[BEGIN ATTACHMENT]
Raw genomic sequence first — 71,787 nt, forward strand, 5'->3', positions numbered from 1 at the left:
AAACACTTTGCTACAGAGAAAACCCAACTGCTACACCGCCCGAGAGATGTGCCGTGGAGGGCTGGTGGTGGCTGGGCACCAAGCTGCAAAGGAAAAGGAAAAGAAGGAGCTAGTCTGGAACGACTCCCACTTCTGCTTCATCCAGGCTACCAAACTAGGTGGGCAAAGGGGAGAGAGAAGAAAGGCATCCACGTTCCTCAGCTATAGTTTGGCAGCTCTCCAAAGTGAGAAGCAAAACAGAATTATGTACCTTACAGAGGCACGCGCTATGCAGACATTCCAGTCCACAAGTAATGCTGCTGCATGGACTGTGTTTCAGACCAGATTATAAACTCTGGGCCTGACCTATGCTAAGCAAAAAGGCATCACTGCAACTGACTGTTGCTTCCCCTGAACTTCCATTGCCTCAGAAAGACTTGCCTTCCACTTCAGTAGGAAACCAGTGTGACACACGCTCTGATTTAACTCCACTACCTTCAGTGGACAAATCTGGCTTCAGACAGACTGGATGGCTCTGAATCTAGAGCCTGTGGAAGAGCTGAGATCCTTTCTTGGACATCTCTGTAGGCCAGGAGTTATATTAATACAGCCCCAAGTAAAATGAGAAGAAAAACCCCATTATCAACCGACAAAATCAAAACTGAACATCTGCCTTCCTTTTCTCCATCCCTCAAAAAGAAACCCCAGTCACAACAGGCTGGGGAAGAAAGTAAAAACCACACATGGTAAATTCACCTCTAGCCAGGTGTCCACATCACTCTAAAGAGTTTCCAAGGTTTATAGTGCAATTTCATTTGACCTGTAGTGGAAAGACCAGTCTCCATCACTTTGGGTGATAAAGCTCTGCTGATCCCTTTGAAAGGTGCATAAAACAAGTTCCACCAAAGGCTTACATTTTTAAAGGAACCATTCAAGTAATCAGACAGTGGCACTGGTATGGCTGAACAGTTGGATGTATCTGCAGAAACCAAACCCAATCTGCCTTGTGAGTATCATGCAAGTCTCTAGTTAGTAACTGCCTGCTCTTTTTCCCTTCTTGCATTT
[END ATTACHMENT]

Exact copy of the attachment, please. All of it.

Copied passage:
Raw genomic sequence first — 71,787 nt, forward strand, 5'->3', positions numbered from 1 at the left:
AAACACTTTGCTACAGAGAAAACCCAACTGCTACACCGCCCGAGAGATGTGCCGTGGAGGGCTGGTGGTGGCTGGGCACCAAGCTGCAAAGGAAAAGGAAAAGAAGGAGCTAGTCTGGAACGACTCCCACTTCTGCTTCATCCAGGCTACCAAACTAGGTGGGCAAAGGGGAGAGAGAAGAAAGGCATCCACGTTCCTCAGCTATAGTTTGGCAGCTCTCCAAAGTGAGAAGCAAAACAGAATTATGTACCTTACAGAGGCACGCGCTATGCAGACATTCCAGTCCACAAGTAATGCTGCTGCATGGACTGTGTTTCAGACCAGATTATAAACTCTGGGCCTGACCTATGCTAAGCAAAAAGGCATCACTGCAACTGACTGTTGCTTCCCCTGAACTTCCATTGCCTCAGAAAGACTTGCCTTCCACTTCAGTAGGAAACCAGTGTGACACACGCTCTGATTTAACTCCACTACCTTCAGTGGACAAATCTGGCTTCAGACAGACTGGATGGCTCTGAATCTAGAGCCTGTGGAAGAGCTGAGATCCTTTCTTGGACATCTCTGTAGGCCAGGAGTTATATTAATACAGCCCCAAGTAAAATGAGAAGAAAAACCCCATTATCAACCGACAAAATCAAAACTGAACATCTGCCTTCCTTTTCTCCATCCCTCAAAAAGAAACCCCAGTCACAACAGGCTGGGGAAGAAAGTAAAAACCACACATGGTAAATTCACCTCTAGCCAGGTGTCCACATCACTCTAAAGAGTTTCCAAGGTTTATAGTGCAATTTCATTTGACCTGTAGTGGAAAGACCAGTCTCCATCACTTTGGGTGATAAAGCTCTGCTGATCCCTTTGAAAGGTGCATAAAACAAGTTCCACCAAAGGCTTACATTTTTAAAGGAACCATTCAAGTAATCAGACAGTGGCACTGGTATGGCTGAACAGTTGGATGTATCTGCAGAAACCAAACCCAATCTGCCTTGTGAGTATCATGCAAGTCTCTAGTTAGTAACTGCCTGCTCTTTTTCCCTTCTTGCATTT